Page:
Groups ponder benefits of demilitarisation



SAN JUAN, Jul 1 2002 (IPS) - The likely departure of the U.S. Army South (USARSO) from this Caribbean island is causing lively debate and speculation about the economic benefits of demilitarisation.

In a recent military report made available to the local press, U.S. Army Secretary Thomas White recommends that USARSO, the army component of the U.S.  Southern Command (SouthCom), be moved to Fort McPherson in Georgia.

USARSO is now headquartered in Fort Buchanan, in the suburban town of Guaynabo. If it leaves, the Fort could be closed and converted to civilian use.

That possibility excites the peace movement. “The U.S.  Army South’s departure is good news, and should point towards the long-awaited demilitarisation of all Puerto Rico,” said Wanda Colon, co-ordinator of the San Juan-based Caribbean Justice and Peace Project.

“As believers in a culture of peace, we trust that the Buchanan base, as well as all other Puerto Rican lands under military occupation, will be returned for the use and enjoyment of all Puerto Ricans,” she added.

Because the country is under U.S. control, all military presence in Puerto Rico is American. That presence includes controversial naval manoeuvres in the island-town of Vieques. The last three years have seen a prolonged and untiring civil disobedience campaign to make the U.S. Navy leave Vieques.

Closing military bases and converting their facilities to civilian use will be good for the Puerto Rican economy, assures Hector Pesquera, co-chairman of the Congreso Nacional Hostosiano (CNH), a pro-independence organisation.

Pesquera uses the 8,000-acre Roosevelt Roads naval base as an example. Roosevelt Roads, in the town of Ceiba on the eastern tip of the island and within sight of Vieques, is the biggest American naval base outside the continental United States.

Its deep bay, nine docks and long airport runway, would present stunning opportunities to develop tourism, according to Pesquera.

“With the Navy’s withdrawal from Roosevelt Roads, a whole new universe of opportunities will open up for Ceiba and Puerto Rico,” he says.

And closing Fort Buchanan “would present a magnificent opportunity for housing, so necessary in the San Juan metro area”, argues the Hostosiano leader. “It has infrastructure for recreational, sports and educational centres, as well as green areas. We’re talking about 700 acres right in the middle of the metropolitan area.”

USARSO’s stay in Puerto Rico was rather short. It arrived in 1999 after having to leave Panama. The Torrijos-Carter Panama Canal Treaties, signed in the late 1970s, required the United States to remove all military facilities from Panamanian soil by 2000.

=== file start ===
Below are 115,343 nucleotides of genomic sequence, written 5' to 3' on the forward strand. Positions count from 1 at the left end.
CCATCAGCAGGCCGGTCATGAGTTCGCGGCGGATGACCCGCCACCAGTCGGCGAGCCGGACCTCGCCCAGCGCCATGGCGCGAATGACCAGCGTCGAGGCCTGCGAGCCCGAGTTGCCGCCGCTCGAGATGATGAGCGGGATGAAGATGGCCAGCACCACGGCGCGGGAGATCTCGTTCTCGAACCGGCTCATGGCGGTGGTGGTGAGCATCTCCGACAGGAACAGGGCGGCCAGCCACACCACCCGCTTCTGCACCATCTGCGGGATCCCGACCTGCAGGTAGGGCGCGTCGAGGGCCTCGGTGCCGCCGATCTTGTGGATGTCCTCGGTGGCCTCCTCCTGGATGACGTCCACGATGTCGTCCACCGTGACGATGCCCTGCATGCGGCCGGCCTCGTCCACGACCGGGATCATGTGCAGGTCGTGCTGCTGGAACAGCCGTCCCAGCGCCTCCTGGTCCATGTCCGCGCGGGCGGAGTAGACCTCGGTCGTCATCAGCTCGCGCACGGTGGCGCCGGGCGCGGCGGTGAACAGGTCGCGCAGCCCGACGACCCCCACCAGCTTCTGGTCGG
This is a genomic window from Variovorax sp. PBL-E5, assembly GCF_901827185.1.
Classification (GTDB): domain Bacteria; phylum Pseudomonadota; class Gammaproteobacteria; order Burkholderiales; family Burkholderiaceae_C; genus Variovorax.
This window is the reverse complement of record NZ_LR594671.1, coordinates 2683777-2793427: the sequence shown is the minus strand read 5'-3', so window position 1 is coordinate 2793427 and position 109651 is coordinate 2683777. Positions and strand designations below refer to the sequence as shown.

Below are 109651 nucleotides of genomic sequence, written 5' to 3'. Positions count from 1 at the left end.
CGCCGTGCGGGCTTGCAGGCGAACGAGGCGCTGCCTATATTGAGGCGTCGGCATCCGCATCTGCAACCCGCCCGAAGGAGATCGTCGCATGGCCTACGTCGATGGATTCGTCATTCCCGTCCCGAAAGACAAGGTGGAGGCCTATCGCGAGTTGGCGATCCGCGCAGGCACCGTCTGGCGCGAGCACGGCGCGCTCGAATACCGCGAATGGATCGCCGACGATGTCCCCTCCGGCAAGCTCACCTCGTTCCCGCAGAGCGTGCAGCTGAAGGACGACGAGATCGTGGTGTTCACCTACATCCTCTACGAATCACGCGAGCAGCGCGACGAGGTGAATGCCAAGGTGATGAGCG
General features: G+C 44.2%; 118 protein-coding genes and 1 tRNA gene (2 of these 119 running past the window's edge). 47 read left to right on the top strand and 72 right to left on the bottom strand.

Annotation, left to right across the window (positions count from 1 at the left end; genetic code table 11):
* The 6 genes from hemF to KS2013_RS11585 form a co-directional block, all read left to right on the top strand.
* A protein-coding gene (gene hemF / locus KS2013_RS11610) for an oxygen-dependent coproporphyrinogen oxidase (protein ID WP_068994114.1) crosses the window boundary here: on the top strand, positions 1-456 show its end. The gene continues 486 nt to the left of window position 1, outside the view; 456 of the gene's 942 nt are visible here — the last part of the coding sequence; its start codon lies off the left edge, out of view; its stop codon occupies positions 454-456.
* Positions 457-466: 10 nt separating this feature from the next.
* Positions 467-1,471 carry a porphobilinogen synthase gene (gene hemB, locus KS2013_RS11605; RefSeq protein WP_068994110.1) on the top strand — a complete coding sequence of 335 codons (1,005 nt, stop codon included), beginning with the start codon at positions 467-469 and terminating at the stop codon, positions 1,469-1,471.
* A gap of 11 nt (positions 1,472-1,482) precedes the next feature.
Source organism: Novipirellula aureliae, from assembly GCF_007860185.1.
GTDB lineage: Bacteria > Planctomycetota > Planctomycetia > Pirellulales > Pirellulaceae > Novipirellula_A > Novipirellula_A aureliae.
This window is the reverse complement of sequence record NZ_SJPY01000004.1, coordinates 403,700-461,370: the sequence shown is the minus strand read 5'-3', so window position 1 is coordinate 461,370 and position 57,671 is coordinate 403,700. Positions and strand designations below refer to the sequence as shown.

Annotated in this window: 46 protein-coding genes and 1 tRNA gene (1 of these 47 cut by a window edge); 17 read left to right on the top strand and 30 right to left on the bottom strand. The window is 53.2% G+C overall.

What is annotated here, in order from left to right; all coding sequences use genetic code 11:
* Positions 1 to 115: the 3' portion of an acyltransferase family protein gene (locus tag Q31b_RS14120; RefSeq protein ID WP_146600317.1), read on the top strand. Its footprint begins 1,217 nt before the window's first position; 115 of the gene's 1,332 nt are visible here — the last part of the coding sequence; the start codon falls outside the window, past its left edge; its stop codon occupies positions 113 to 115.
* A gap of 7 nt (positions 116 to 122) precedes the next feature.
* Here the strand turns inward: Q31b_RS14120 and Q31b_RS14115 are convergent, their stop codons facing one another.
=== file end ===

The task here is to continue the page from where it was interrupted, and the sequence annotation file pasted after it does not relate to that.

It leaves now as part of the reorganisation of the armed force’s unified commands following last year’s terrorist attacks on New York and Washington. After Oct. 1 2002, Puerto Rico will come under the jurisdiction of the newly created North American Command (NorthCom).

Northcom’s “area of responsibility” will include Canada, Mexico, Cuba, Puerto Rico and the US Virgin Islands.

The other four unified commands are Atlantic, Pacific, Central (which covers the Indian Ocean and parts of Asia) and European.

Economist Jose Alameda says Puerto Ricans need to overcome commonplace notions about the alleged economic benefits of military bases. “The fundamental purpose of military bases is military and not economic, for which reason their effects on the communitys economy are lateral, incidental and marginal.”

“No community or nation has ever reached superior levels of development through military bases, no matter the number of jobs, income and purchases that they carry out,” wrote Alameda in an opinion column recently published in the local press.

The economist referred to four U.S. General Accounting Office studies in downsizings and closures of military bases carried out between 1988 and 1995, which concluded that all communities studied were capable of absorbing the economic losses.

He specifically mentioned California’s Merced County.  Host to two air bases that closed in recent years, it experienced increases in population and employment, retail sales, home sales and enrolment in community schools as a result of commercial activity at the two facilities after they were converted to civilian use.


You can blow out a candle,

but you can’t blow out a fire.

Once the flame begins to catch,

the wind will blow it higher.


·        Peter Gabriel



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